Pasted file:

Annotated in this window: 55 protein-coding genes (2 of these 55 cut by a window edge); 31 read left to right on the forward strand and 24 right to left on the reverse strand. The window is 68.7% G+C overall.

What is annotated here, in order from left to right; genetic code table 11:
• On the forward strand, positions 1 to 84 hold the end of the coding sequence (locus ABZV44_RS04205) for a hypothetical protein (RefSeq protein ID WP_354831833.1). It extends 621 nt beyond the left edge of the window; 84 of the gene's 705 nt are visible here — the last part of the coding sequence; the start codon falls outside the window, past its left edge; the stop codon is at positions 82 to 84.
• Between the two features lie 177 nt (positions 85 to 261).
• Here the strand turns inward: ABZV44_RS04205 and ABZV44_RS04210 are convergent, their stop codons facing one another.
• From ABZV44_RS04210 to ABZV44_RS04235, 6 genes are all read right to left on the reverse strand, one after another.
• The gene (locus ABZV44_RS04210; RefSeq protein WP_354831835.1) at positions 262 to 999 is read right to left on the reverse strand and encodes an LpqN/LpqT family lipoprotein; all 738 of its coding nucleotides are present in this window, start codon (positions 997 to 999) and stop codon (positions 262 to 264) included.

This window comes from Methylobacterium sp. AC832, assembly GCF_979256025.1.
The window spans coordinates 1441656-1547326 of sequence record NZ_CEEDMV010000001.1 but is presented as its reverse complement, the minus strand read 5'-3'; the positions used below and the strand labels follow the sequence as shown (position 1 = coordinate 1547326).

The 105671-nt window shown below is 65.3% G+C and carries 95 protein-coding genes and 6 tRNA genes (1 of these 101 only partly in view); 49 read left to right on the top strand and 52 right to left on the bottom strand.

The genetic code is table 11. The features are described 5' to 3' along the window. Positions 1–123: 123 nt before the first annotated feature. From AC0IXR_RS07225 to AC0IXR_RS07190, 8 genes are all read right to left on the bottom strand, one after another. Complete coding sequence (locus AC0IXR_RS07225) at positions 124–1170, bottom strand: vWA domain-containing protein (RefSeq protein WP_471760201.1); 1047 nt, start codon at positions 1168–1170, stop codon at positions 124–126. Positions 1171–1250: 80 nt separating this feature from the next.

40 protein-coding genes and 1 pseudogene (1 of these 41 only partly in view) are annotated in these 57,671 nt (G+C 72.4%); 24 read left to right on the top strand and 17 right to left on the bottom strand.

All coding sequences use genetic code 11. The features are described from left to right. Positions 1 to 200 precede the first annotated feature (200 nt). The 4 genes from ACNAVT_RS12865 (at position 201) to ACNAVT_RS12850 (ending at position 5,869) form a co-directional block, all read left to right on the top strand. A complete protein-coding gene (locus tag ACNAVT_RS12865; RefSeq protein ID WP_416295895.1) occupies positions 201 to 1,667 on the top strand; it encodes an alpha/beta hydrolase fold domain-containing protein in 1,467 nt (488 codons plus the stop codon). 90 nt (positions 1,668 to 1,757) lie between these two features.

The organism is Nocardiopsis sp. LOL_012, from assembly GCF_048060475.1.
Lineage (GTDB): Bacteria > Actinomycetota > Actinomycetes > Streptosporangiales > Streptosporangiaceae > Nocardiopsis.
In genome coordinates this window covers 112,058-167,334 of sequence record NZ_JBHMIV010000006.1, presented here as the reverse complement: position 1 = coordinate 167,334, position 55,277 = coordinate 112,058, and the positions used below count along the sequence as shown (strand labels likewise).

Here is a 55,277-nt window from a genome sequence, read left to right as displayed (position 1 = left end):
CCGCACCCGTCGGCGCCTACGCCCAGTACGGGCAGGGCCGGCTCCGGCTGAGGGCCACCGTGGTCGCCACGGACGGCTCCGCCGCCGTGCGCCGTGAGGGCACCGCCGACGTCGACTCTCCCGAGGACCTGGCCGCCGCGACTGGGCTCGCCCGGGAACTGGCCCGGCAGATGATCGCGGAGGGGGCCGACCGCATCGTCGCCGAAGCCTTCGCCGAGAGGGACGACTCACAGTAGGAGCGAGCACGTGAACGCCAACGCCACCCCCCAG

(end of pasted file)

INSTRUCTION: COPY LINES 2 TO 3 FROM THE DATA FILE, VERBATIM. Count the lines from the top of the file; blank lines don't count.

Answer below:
What is annotated here, in order from left to right; genetic code table 11:
• On the forward strand, positions 1 to 84 hold the end of the coding sequence (locus ABZV44_RS04205) for a hypothetical protein (RefSeq protein ID WP_354831833.1). It extends 621 nt beyond the left edge of the window; 84 of the gene's 705 nt are visible here — the last part of the coding sequence; the start codon falls outside the window, past its left edge; the stop codon is at positions 82 to 84.